TORONTO — Allan Leighton, now officially behind the wheel at Loblaw Cos., did what analysts expected of him last week: He stepped on the gas.
Acknowledging that a five-year turnaround plan announced a year ago was already behind schedule, Leighton last week announced a slate of initiatives intended to accelerate change and push Loblaw's transition from an organization focused on cost controls to one that's more about selling. His plan involves accomplishing many of Loblaw's established plans on a tighter schedule, but also introduces some elements seemingly in conflict with the themes thus far — specifically, adding labor to some stores after rounds of cost-cutting and reintroducing local sourcing to an organization that had strenuously pursued centralization.
“We feel that we have been on defense, not on offense. We feel that we've been a bit more reactive than we should have been,” Leighton explained in a conference call last week, his first since being named president in a management shakeup that saw the departure of Mark Foote, president and chief merchandising officer, from the leadership triumvirate — which also included Leighton, deputy chairman, and Galen Weston, executive chairman — that had led Loblaw since the departure of former chief executive John Lederer in 2006.
“We are the No. 1 player in this market. We have the big market share, we have the assets, we have the brands, and I think you will just see that we will now start to utilize those.”
Leighton detailed five adjustments to Loblaw's turnaround he said would “signal the ramping up of our recovery program, and add clarity, focus and inject much-required pace to the process.”
Significant food and service improvements at conventional stores: Leighton said the effort will focus on improving front-end service and more local sourcing of produce, inspired by the success of Loblaw's “Great Food” pilot stores. He said that 20 stores will be refurbished by the end of the year and 1,000 new service jobs will be created.
Superstore and No-Frills conversions in Western Canada: Leighton said Loblaw will begin an aggressive remodeling program at 25 Superstore locations in Western Canada, while converting approximately 20 of the company's Extra Foods conventional stores in urban markets to its No-Frills hard-discount banner. Over the long term, Leighton suggested the 106-store Extra banner will become a smaller part of Loblaw's overall business, a move that would save the company labor costs.
Enhancing local sourcing: Although Leighton said he is pleased with Loblaw's conversion to centralized procurement, he said he will add a “small number” of local merchants that would account for around 15% of the company's overall buying.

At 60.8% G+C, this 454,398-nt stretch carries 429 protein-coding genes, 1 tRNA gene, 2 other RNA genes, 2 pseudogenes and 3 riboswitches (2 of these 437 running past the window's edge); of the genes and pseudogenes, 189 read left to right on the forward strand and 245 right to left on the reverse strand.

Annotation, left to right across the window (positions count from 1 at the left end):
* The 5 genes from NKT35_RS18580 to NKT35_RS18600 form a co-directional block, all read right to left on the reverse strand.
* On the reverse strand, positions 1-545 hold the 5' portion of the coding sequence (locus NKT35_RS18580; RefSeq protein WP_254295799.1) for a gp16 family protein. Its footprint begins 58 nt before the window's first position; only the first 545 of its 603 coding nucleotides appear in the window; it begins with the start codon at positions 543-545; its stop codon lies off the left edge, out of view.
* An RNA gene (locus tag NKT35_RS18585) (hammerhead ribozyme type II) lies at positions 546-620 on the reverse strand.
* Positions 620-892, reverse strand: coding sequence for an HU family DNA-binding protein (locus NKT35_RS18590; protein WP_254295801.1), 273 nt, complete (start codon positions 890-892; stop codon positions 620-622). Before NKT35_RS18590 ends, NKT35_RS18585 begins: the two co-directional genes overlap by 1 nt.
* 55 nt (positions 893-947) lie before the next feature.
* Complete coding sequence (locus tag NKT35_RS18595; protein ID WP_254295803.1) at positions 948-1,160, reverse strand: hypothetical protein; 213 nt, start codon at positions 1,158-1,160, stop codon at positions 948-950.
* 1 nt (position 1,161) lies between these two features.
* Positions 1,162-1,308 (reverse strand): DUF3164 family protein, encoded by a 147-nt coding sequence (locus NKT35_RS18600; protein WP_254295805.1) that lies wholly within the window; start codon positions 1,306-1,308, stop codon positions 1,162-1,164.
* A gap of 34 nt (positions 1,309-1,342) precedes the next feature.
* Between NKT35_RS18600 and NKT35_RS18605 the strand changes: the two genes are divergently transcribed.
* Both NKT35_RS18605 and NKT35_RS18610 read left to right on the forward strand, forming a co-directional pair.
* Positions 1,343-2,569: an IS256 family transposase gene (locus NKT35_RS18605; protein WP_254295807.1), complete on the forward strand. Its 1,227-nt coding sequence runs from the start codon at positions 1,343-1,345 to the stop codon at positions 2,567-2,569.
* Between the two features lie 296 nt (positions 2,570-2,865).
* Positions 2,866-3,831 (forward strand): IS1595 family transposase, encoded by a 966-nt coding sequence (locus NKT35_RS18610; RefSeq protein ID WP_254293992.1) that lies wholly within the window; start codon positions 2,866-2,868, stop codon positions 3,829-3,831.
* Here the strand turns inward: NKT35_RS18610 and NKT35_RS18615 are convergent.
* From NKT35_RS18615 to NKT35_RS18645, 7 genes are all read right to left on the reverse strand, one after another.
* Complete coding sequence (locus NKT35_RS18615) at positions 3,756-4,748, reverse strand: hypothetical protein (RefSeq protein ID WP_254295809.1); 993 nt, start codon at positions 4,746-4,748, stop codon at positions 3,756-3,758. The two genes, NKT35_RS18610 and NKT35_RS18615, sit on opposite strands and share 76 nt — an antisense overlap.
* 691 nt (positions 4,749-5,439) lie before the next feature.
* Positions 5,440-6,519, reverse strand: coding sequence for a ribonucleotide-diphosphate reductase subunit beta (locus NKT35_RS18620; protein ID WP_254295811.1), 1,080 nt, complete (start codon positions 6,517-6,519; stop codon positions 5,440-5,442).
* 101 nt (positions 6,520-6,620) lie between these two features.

A focus on upgrading distribution and infrastructure “foundations”: Leighton said the 18-month program will target physical improvements at warehouses and implementation of “simple, off-the-shelf, non-proprietary” tools to handle warehouse management, replenishment and forecasting.
Emphasis on private label: Leighton said Loblaw will focus on restoring its President's Choice brand “as the most formidable Canadian private label, culminating in a massive 25th anniversary program.”
Analysts contacted by SN said the transition to Leighton, the executive noted for his success at Wal-Mart's Asda chain and at the postal service in his native England, cleans up the organizational structure and provides accountability and control that was lacking under the previous, three-headed arrangement.
“It is now Mr. Leighton's company to repair, stabilize and grow,” Perry Caicco, an analyst for CIBC World Markets, Toronto, said in a research report. Caicco in recent months had been outspoken in his criticism of the previous corporate structure, though he acknowledged the latest transition will bring additional instability in the first months.
Another market observer, who asked not to be identified, said the transition to Leighton will bring “tactical and timing” changes to Loblaw, but not a massive shift in strategies.
“He's a very dynamic individual, and he focuses on getting a lot done in a short amount of time,” the source said. “He may have felt that the company wasn't running with enough retail instinct. Instead it was methodically slicing and dicing data.”
For the first quarter, which ended March 22, Loblaw said last week that net income improved 14.8% to $61.2 million (U.S.), but when adjusted for restructuring costs and other items would have been down by about 25%. Sales, meanwhile, increased 2.8% to $6.4 billion, and same-store sales were up 2.8%, although sales were boosted by the shift of the Easter holiday to the first quarter.